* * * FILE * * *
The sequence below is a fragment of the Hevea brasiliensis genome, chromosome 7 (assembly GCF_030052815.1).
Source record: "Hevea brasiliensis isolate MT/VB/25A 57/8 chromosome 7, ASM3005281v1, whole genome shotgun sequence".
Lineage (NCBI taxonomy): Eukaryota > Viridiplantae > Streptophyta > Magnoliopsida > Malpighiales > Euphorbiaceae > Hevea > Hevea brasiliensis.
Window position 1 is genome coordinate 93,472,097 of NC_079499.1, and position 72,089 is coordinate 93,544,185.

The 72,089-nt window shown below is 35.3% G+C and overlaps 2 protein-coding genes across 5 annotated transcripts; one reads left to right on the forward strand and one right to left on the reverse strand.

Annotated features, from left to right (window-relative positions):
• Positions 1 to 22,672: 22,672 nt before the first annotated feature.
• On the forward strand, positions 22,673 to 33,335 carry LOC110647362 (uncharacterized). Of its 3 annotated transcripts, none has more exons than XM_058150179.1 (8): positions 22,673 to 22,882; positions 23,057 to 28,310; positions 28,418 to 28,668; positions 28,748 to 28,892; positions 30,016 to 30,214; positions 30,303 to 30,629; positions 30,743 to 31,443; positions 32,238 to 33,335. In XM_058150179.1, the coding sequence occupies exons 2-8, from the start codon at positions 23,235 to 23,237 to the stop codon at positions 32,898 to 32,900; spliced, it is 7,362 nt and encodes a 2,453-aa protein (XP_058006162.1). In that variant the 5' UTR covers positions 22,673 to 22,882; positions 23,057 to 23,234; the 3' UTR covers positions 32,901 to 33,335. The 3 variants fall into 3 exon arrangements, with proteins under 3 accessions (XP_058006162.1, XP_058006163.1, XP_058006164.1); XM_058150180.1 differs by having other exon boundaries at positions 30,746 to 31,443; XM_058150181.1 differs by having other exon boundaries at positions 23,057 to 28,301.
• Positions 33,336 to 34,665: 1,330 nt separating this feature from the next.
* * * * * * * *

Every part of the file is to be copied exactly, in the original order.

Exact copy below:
The sequence below is a fragment of the Hevea brasiliensis genome, chromosome 7 (assembly GCF_030052815.1).
Source record: "Hevea brasiliensis isolate MT/VB/25A 57/8 chromosome 7, ASM3005281v1, whole genome shotgun sequence".
Lineage (NCBI taxonomy): Eukaryota > Viridiplantae > Streptophyta > Magnoliopsida > Malpighiales > Euphorbiaceae > Hevea > Hevea brasiliensis.
Window position 1 is genome coordinate 93,472,097 of NC_079499.1, and position 72,089 is coordinate 93,544,185.

The 72,089-nt window shown below is 35.3% G+C and overlaps 2 protein-coding genes across 5 annotated transcripts; one reads left to right on the forward strand and one right to left on the reverse strand.

Annotated features, from left to right (window-relative positions):
• Positions 1 to 22,672: 22,672 nt before the first annotated feature.
• On the forward strand, positions 22,673 to 33,335 carry LOC110647362 (uncharacterized). Of its 3 annotated transcripts, none has more exons than XM_058150179.1 (8): positions 22,673 to 22,882; positions 23,057 to 28,310; positions 28,418 to 28,668; positions 28,748 to 28,892; positions 30,016 to 30,214; positions 30,303 to 30,629; positions 30,743 to 31,443; positions 32,238 to 33,335. In XM_058150179.1, the coding sequence occupies exons 2-8, from the start codon at positions 23,235 to 23,237 to the stop codon at positions 32,898 to 32,900; spliced, it is 7,362 nt and encodes a 2,453-aa protein (XP_058006162.1). In that variant the 5' UTR covers positions 22,673 to 22,882; positions 23,057 to 23,234; the 3' UTR covers positions 32,901 to 33,335. The 3 variants fall into 3 exon arrangements, with proteins under 3 accessions (XP_058006162.1, XP_058006163.1, XP_058006164.1); XM_058150180.1 differs by having other exon boundaries at positions 30,746 to 31,443; XM_058150181.1 differs by having other exon boundaries at positions 23,057 to 28,301.
• Positions 33,336 to 34,665: 1,330 nt separating this feature from the next.